YearsGamesProductivityQualityCulturePerksSocialDevelopmentTotal
1.510.6751077150.00

Boss Alien stemmed from Black Rock and the numbers reflect this. In terms of studio culture, it cannot be faulted - I'd say Jay Green takes the lion's share of credit for both this and Black Rock. The quality bar for entry is simply stratospheric - if you can even get an interview there, you're doing much better than most. The attention to detail is astounding and the level of production values has to be seen to be believed.
But the numbers don't tell the whole story. For a start, that single Game was CSR Racing - a title that I didn't really work on at all despite being in the credits. Take that away and suddenly you're looking at a final score of 30.00 and suddenly you're behind Black Rock.
The games themselves, whilst they look incredibly pretty, aren't anything to write home about. That is, unless you fully drink the F2P coolaid and are only doing this to make as much money as possible.
At least this time I was living in Brighton and was able to partake in the after-hours stuff.
Shout out: Alex Parker. Super talented coder type, if annoyingly young. Has gone out of his way to help us whenever possible.

#3: EA Bright Light

YearsGamesProductivityQualityCulturePerksSocialDevelopmentTotal
0.611.675572050.67

What the hell? Why is this so high?
It's because of that scalar again - I did manage to release a game there. Also, I learned a lot about Harry Potter, even if that doesn't really count towards my Development score.
Because they're a big company, they do score quite well on the Perks front - free drinks, promotional events, that sort of thing. But I wasn't there on anything other than contract, so I should probably knock a few points off for that.
But I did get to get up on stage and rock Suffragette City whilst dressed in spangly tight pants and heels. And form Bake Off Club.
Shout out: Sam Hart. BOC co-founder and the person who took me in when I had to leave Plymouth in a hurry.

#2: Bullfrog

YearsGamesProductivityQualityCulturePerksSocialDevelopmentTotal
8.7580.911088101088.06

Boom! There it is! Look at that! Lots of games. Lots of amazing games. A brilliant Culture***, plenty of Perks and an unrivalled Social scene****.
As my first gig, it's fair to say that I learned a hell of a lot during my tenure there. Coupled with the fact that, despite public appearance, we did actually release a lot of games. Sure, not always when we said we were going to, but it's not as if everyone else did either.
I got to go to E3 and CTS. I got to play games with my friends until the wee small hours every day. I got to waste my share money and bonuses on Lotus Esprits instead of doing sensible things like buying a house or something. I pushed Peter into a canal. I watched Gary Whitta throw up on a bouncy castle. I got my first picture in a magazine. We won awards. We built things with Lego. We went karting and paintballing. We played football and basketball. We built RC cars. I learned to ride a unicycle.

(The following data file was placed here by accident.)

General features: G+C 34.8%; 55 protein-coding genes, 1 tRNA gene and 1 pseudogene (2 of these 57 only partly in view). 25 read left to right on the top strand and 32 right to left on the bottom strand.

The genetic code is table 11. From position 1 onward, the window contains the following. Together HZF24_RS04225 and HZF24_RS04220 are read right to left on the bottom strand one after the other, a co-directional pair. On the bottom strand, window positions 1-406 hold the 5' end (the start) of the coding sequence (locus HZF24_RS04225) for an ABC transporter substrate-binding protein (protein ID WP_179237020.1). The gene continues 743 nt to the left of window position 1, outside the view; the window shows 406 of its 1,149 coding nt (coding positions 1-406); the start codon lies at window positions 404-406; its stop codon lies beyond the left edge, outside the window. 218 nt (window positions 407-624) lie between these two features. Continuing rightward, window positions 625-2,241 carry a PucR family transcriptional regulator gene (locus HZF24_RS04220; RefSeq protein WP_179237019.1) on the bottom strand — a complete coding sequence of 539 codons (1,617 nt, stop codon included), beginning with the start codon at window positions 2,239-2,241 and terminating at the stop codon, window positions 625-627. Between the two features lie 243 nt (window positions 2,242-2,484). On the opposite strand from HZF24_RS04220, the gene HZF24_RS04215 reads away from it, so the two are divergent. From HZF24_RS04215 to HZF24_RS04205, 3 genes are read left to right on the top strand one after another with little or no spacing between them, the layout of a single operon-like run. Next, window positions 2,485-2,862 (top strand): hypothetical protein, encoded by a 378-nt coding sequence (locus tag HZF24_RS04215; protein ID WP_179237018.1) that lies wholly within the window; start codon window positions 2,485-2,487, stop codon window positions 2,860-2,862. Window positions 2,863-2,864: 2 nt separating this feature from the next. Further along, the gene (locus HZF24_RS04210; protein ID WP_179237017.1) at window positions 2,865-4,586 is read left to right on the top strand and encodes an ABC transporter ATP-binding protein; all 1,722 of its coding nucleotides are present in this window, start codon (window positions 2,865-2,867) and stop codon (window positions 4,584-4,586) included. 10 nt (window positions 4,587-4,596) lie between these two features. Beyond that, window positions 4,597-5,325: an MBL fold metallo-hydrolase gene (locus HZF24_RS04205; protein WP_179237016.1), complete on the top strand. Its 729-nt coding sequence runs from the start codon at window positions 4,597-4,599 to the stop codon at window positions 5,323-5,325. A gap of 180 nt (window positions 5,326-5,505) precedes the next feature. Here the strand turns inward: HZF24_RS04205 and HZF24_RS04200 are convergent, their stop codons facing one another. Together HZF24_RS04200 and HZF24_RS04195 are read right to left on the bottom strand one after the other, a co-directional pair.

Bullfrog is easily the studio that gets the most recognition and I'm so proud to be associated with that.
Shout out: Mike Man. My partner in crime for all things gaming. Actually, this could be a list in its own right - see earlier post for the highlights.

#1: Indie

YearsGamesProductivityQualityCulturePerksSocialDevelopmentTotal
1.621.257101031090.00

On the top of the list we have where we are now - operating as an independent developer. I fear, however, that some of these numbers may require a bit of justification.
The games we've made have been fun. Rough around the edges, granted, but fun. Bear in mind that I normally only rate games based on how much fun they are rather than production values and you'll see where I'm coming from.
As it's just Leanne and myself, I'm very happy with our Culture. We're both pretty similar people who want to make games. And talk about games. And play games. We have huge discussions about games and what we like about them.
Our immensely high Perk score is based solely on the fact that I've been able to carry on making games whilst also not missing one moment of Willow growing up. I put it to any of you new parents who have had to go back to working in an office how much value you would attribute to that and defy you to not say 'priceless'.
The Social side suffers - again, it's just the two of us. We try to do as best we can with the external gatherings, but parenthood occasionally gets in the way.
As for the stuff I've learned... well. So much of it is what not to do next time, but that all counts.
Shout out: Willow. I mean... Leanne! Leanne! Stop hitting me!

Final Scores

Indie90.00
Bullfrog88.06
EA50.67
Boss Alien50.00
Lost Toys48.35
Black Rock36.00
Weirdwood30.00
Kuju25.20
Remode11.00

The scoring mechanic was just the first one that came to my head. It was funny seeing the final numbers work themselves out of the system.
Is it a good system?
Yes and no.
It's probably weighted too far towards productivity, but that was the point of the exercise. Also, it favours the small, quick-to-produce game. Perhaps some extra layer of indirection which compares the length of time to produce a game versus the average time you'd be expected to take to produce a game of that type. For example, an old 'A' game should take a year, so the formula is probably quite accurate for things like Bullfrog. But later 'AA' and 'AAA' games should take a lot longer, so those places probably get penalised a bit. Mobile games can probably take a bit less - certainly the way we make them*****.
I've tried to be as honest as possible with the arbitrary scores in the other categories though but at the end of the day, it's all down to my personal experience. For the most part, the studios all had pretty decent social scenes but, for one reason or another, I wasn't a part of them. If I were to rank the studios in order of how much I enjoyed my time there, it may well look very different. Remode, for example, definitely doesn't deserve to be last and EA almost certainly should not be third. But I set out to do this as a scoring exercise, so the results stand.

It should also be noted that there's almost certainly a combination of rose-tinted specs in places and the fact that Leanne is adamant that the scoring should be skewed in favour of what we're doing now...

I don't tend to argue with her about things like that.

*And not just because my team won both years I went.
**Even if the cutscenes make my skin crawl.
***At least at the start
****Provided your social scene revolves around playing a shit-ton of games
*****Little or no time devoted to QA or polish.